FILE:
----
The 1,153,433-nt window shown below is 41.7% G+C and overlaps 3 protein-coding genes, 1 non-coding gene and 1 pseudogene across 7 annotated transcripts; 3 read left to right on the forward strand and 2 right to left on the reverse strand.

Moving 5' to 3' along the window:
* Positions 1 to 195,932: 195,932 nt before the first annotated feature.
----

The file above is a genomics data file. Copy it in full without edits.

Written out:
The 1,153,433-nt window shown below is 41.7% G+C and overlaps 3 protein-coding genes, 1 non-coding gene and 1 pseudogene across 7 annotated transcripts; 3 read left to right on the forward strand and 2 right to left on the reverse strand.

Moving 5' to 3' along the window:
* Positions 1 to 195,932: 195,932 nt before the first annotated feature.